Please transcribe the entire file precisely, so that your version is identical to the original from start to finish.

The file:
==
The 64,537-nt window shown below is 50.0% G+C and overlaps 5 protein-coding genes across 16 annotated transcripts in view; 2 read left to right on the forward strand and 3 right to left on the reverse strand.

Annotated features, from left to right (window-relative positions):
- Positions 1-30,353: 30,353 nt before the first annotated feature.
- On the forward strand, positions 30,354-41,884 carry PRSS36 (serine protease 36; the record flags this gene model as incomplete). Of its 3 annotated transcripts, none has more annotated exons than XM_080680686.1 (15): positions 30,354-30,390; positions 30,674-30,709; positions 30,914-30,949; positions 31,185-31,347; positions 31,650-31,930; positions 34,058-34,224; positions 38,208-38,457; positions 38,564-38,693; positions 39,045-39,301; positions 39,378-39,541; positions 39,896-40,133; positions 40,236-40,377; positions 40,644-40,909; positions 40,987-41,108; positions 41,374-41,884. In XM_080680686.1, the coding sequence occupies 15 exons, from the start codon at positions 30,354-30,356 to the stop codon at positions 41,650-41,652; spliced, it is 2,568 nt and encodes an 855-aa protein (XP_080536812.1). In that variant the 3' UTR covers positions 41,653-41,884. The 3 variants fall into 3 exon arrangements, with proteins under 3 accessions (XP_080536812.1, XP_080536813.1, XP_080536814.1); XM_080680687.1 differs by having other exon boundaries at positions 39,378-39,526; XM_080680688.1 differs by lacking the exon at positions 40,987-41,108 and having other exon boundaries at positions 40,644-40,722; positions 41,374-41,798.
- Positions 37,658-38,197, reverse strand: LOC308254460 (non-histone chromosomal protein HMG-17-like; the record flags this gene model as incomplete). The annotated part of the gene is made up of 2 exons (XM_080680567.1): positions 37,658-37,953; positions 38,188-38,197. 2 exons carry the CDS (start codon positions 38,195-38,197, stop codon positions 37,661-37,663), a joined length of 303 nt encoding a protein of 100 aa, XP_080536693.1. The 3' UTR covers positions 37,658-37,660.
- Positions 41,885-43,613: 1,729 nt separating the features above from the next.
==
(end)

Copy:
The 64,537-nt window shown below is 50.0% G+C and overlaps 5 protein-coding genes across 16 annotated transcripts in view; 2 read left to right on the forward strand and 3 right to left on the reverse strand.

Annotated features, from left to right (window-relative positions):
- Positions 1-30,353: 30,353 nt before the first annotated feature.
- On the forward strand, positions 30,354-41,884 carry PRSS36 (serine protease 36; the record flags this gene model as incomplete). Of its 3 annotated transcripts, none has more annotated exons than XM_080680686.1 (15): positions 30,354-30,390; positions 30,674-30,709; positions 30,914-30,949; positions 31,185-31,347; positions 31,650-31,930; positions 34,058-34,224; positions 38,208-38,457; positions 38,564-38,693; positions 39,045-39,301; positions 39,378-39,541; positions 39,896-40,133; positions 40,236-40,377; positions 40,644-40,909; positions 40,987-41,108; positions 41,374-41,884. In XM_080680686.1, the coding sequence occupies 15 exons, from the start codon at positions 30,354-30,356 to the stop codon at positions 41,650-41,652; spliced, it is 2,568 nt and encodes an 855-aa protein (XP_080536812.1). In that variant the 3' UTR covers positions 41,653-41,884. The 3 variants fall into 3 exon arrangements, with proteins under 3 accessions (XP_080536812.1, XP_080536813.1, XP_080536814.1); XM_080680687.1 differs by having other exon boundaries at positions 39,378-39,526; XM_080680688.1 differs by lacking the exon at positions 40,987-41,108 and having other exon boundaries at positions 40,644-40,722; positions 41,374-41,798.
- Positions 37,658-38,197, reverse strand: LOC308254460 (non-histone chromosomal protein HMG-17-like; the record flags this gene model as incomplete). The annotated part of the gene is made up of 2 exons (XM_080680567.1): positions 37,658-37,953; positions 38,188-38,197. 2 exons carry the CDS (start codon positions 38,195-38,197, stop codon positions 37,661-37,663), a joined length of 303 nt encoding a protein of 100 aa, XP_080536693.1. The 3' UTR covers positions 37,658-37,660.
- Positions 41,885-43,613: 1,729 nt separating the features above from the next.